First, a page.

Asked

What do you use for managing creds for .env files?


Indie Maker


👋 Hi, I'm Sasha, an open-source writer, indie maker, and serial strugglepreneur. Made @date_fns 𝗑 @chirrapp 𝗑 http://backupfire.dev

direnv

Tweets on building in public. I'm experimenting with daily tweets on #BuildInPublic for April-May 2021 and sharing my learnings

Is the direnv used for development envrionments on laptop? or also for production environments on linux VPS servers?

Another vote for direnv 👆only in development though - on production I usually use a PaaS (Heroku, Netlify etc).

Tweets on building in public. I'm experimenting with daily tweets on #BuildInPublic for April-May 2021 and sharing my learnings

Not sure you meant by "managing creds", I'm looking at storing codebase specific env variables for production on github secrets at the repo level.

Then somehow use github actions to deploy and re-create the .env file for production environments

UPDATE:

I wrote up of my current approach as a SO answer to my own question.

Reproduced below:

I realized I should have fleshed out the whole target scenario more explicitly in terms of hard requirements.

Target scenario: how to deploy from GitHub to a Ubuntu VPS

Hard requirements

Must use:

  • Github Actions
  • Ubuntu LTS VPS (I use DigitalOcean)

Must see:

  • the codebase on the VPS be updated to latest main branch
  • there is a new .env file in the project path on the VPS

Approaches

I discover 2 general approaches.

Approach 1. multiple actions + rsync method

Outline:
1. checkout action then rsync to update codebase
2. create-envfile then rsync

This approach uses mixture of GitHub Actions. Namely, checkout and create-envfile

Approach 2. ssh-action with bash script + git clone method

  1. ssh-action then
    1. git clone using bash script to update codebase
    2. create envfile using bash script

This approach uses 1 GitHub Action but it needs more bash scripting

I chose approach 2 because git clone is superior to rsync.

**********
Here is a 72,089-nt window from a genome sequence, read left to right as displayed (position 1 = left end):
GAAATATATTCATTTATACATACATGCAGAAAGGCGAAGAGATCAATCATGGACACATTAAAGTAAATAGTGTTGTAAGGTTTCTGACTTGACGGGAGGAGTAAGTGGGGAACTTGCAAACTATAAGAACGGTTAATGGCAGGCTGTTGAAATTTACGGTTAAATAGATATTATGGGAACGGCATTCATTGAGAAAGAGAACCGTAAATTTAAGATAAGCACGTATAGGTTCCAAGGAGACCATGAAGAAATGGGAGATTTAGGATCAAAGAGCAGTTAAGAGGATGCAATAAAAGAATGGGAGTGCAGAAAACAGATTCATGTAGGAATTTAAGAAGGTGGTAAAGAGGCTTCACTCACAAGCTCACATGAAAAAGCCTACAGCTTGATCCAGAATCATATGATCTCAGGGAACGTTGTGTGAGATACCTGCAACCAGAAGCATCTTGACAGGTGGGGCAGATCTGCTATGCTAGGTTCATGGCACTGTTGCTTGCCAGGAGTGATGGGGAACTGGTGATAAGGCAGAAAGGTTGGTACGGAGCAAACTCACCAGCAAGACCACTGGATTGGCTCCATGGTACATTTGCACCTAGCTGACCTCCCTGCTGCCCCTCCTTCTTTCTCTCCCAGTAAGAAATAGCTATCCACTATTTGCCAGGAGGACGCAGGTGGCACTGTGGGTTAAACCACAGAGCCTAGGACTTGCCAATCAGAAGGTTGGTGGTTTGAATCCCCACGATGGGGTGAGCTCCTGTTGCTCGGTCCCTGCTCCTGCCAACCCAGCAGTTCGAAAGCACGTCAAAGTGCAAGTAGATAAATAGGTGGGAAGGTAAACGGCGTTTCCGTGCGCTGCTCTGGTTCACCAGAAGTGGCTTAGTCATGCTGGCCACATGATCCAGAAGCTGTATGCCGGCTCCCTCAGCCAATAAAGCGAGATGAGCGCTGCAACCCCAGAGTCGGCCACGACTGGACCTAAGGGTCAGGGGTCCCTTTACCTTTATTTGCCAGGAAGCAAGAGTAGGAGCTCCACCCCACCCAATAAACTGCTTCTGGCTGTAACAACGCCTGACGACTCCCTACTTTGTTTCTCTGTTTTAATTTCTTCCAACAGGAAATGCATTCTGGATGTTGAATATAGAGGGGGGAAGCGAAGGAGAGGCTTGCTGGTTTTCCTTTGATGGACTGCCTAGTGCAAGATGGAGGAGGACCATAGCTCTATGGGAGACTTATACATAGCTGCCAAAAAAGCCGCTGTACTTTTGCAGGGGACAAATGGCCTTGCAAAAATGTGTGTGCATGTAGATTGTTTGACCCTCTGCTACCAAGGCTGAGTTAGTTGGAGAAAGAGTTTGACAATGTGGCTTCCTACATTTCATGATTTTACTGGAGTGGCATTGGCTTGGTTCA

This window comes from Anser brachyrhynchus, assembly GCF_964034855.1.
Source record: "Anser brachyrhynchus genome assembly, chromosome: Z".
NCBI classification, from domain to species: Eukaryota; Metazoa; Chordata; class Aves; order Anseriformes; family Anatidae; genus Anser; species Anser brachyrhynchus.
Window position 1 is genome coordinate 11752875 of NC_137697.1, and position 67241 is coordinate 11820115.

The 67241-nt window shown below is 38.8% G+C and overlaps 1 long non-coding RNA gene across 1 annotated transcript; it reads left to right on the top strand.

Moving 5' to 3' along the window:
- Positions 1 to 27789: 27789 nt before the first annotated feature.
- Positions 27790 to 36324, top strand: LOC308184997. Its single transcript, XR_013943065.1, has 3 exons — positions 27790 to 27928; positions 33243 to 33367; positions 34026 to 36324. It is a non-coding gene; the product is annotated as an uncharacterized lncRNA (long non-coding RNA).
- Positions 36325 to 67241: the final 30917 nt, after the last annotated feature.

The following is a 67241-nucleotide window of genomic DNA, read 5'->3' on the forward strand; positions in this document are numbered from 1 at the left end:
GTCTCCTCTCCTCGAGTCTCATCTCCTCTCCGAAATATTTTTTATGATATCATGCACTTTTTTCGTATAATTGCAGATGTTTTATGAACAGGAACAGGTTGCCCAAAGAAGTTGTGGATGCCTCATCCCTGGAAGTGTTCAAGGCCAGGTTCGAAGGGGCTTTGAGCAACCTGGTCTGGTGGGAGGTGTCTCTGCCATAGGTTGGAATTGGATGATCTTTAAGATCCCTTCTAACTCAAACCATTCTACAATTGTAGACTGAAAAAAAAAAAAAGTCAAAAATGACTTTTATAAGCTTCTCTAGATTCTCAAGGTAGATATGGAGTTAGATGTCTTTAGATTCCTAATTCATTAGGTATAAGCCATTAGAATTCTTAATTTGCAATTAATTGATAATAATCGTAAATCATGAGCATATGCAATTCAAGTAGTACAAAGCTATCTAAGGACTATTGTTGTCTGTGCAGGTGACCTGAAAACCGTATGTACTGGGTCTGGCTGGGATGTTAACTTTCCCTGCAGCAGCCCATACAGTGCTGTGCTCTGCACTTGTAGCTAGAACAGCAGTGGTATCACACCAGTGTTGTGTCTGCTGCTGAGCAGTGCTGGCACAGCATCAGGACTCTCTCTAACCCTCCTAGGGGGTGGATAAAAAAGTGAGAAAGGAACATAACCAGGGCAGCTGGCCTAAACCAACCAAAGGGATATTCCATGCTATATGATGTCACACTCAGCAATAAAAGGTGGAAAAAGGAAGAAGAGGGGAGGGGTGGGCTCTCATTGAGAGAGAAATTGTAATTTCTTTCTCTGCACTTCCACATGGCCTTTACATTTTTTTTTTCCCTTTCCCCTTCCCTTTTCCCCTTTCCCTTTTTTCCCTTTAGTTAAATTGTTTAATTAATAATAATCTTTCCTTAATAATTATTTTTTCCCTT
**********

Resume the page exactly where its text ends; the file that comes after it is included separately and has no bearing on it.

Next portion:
This is my ci.yml

name: Deploy via SSH
on: [workflow_dispatch]
jobs:
  deploy:
    name: Deploy
    runs-on: ubuntu-latest
    steps:
    - name: Deploy via SSH
      uses: appleboy/[email protected]
      with:
        host: ${{ secrets.SSH_HOST }}
        username: ${{ secrets.SSH_USERNAME }}
        key: ${{ secrets.SSH_KEY }}
        script: |
          # git update to latest codebase on main branch
          cd /path/to/project && git pull
          # updating the .env file
          cat <<EOF > ${{ secrets.ENVFILE_PATH }}
          # start of envfile
          DJANGO_SECRET_KEY=${{ secrets.ENVFILE_DJANGO_SECRET_KEY }}
          # end of envfile
          EOF
          # see end result of envfile
          ls -l ${{ secrets.ENVFILE_PATH }}

As for how to save the secrets to your GitHub repo for SSH access, please check this article

Note: the cloudflare was overzealous in hiding the repo and branch name which uses the @ symbol. So best to go read the SO answer to see the full response

building failing products until one of them doesn't fail

I guess this is particular to my setup, but since I'm using vercel on the front end for nextjs I just do it on their website. This is great if your website is all static.

server side I usually just use an ec2 instance. On there I usually use systemd unit file to run my server. In the unit file I put all my env. variables. But in code I just use dotenv github.com/motdotla/dotenv

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